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Sarah LaRose Purdue University at West Lafayette

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Dr. Sarah E. LaRose joined the Department of Agricultural Sciences Education and Communication at Purdue University in the fall of 2018 as an Assistant Professor of Agricultural Education. She earned a Bachelor of Science in Animal Science and a Master of Arts in Curriculum and Instruction from the University of Connecticut, and her Ph.D. in Agricultural Education and Communication from the University of Florida. Dr. LaRose has over 13 years of experience in agricultural education in secondary and postsecondary settings. Since joining the faculty at Purdue, Dr. LaRose serves as a teacher educator, preparing future agricultural educators to meet the needs of a diverse array of learners in their classes. She teaches coursework in curriculum design, laboratory teaching practices, and teaching methods in agricultural education. Central to all of Dr. LaRose’s work as an educator and a scholar is an effort to address inequities in agricultural education curriculum, program design, and recruitment practices.

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Abstract

The National Science Foundation awarded funds in 2016 through the DUE in an S-STEM program to investigate a connection between student support networks and success within STEM fields in higher education. A Web of Support characterization model, based upon work with Native American populations, was modified using these ‘network’ predictors of success for discrimination at the collegiate matriculation point. Promising students with low socio-economic status that were successfully screened by the modified admissions process were then interviewed by a committee of academic professionals, and if selected for participation in the Rising Scholars Program, provided with an annual $6,500 four-year scholarship. Students had to agree to follow the program guidelines and provide data to the researchers.

The Rising Scholars Program was designed to be a ‘high touch’ path through the undergraduate academic world that incorporated the known best practices in higher education. These activities included events designed to foster camaraderie and provide opportunities to engage with an expanded professional network. Admitted students were expected to attend an academic boot camp during the summer prior to beginning their freshman year and attend an orientation seminar for incoming students during the fall term. During the summer before their sophomore year, Rising Scholar students enroll in the Louis Stokes Alliance for Minority Participation to work in a partnering faculty members’ lab assisting their graduate students and post-docs. The sophomore seminar concentrates on communication skills and career selection. Students typically conduct their own research project during the summer before their junior year, and the junior seminar shifts focus toward employability. Students experience an internship prior to their senior year to gain professional time within the workplace. The senior seminar is primarily devoted to helping students receive an offer for an entry-level professional position.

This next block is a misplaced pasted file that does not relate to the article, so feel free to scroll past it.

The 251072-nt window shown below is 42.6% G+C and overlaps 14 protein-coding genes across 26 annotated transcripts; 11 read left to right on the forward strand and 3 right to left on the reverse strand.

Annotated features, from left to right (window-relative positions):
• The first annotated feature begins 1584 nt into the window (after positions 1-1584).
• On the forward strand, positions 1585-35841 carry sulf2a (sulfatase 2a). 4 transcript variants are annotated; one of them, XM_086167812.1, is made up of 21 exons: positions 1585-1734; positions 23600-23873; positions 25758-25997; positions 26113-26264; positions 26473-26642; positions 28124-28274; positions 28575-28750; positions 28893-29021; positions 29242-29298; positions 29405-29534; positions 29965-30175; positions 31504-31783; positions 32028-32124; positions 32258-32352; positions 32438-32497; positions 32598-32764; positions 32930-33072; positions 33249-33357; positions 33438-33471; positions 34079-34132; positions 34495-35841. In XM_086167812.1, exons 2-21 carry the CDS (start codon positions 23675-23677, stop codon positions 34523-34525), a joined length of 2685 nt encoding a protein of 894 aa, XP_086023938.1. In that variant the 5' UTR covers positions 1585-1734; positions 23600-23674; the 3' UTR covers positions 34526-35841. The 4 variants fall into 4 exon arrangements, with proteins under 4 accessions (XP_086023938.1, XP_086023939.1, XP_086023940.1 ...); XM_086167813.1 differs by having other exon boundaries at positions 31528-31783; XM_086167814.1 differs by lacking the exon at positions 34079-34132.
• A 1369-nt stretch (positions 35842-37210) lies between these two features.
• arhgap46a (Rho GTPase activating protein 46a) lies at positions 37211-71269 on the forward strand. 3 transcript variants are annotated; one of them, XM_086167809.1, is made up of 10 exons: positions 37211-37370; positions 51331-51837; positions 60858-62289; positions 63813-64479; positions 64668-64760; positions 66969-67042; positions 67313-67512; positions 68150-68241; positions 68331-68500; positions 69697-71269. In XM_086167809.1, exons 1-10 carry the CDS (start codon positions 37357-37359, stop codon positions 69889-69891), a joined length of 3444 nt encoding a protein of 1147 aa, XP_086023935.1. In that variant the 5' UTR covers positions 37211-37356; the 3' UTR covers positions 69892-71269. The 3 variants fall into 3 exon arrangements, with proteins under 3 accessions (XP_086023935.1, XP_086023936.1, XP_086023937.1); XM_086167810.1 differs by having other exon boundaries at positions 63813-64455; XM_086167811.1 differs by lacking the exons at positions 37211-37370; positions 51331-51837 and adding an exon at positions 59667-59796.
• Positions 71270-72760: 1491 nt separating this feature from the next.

Incoming Rising Scholar students were matched with students receiving both direct engineering admits and exploratory studies admits that had similar background and academic indicators that matched the Rising Scholar’s profile. First year retention for students in engineering and the Rising Scholars program was significantly better than for exploratory studies. Those trends remained in the second year data. Rising Scholars have significantly better GPA moving into their second year compared to both engineers and exploratory studies students. The significance in GPA over engineering students continues into the second year.

The initial data collected from this program supports the operating conjecture that first generation students from low SES backgrounds can be successful in STEM fields within higher education, if they are provided with structure and counselling. Efforts are underway to finish the initial three cohorts of students and find a means to make the overall program sustainable. It seems valuable to maintain a flow of students through the program. Underclass members of the group notably comment on the confidence shown by upperclass members and the importance of having them around as role models. It would be advantageous to transition this program to a multi-university project to demonstrate the robustness of the process for these students.

Stwalley, R. M., & Stwalley, C. S., & Booth-Womack, V. L., & Baldwin, G. L., & LaRose, S. (2021, July), Using Enhanced Professional Networks to Increase Overall Student Retention Paper presented at 2021 ASEE Virtual Annual Conference Content Access, Virtual Conference. https://peer.asee.org/37990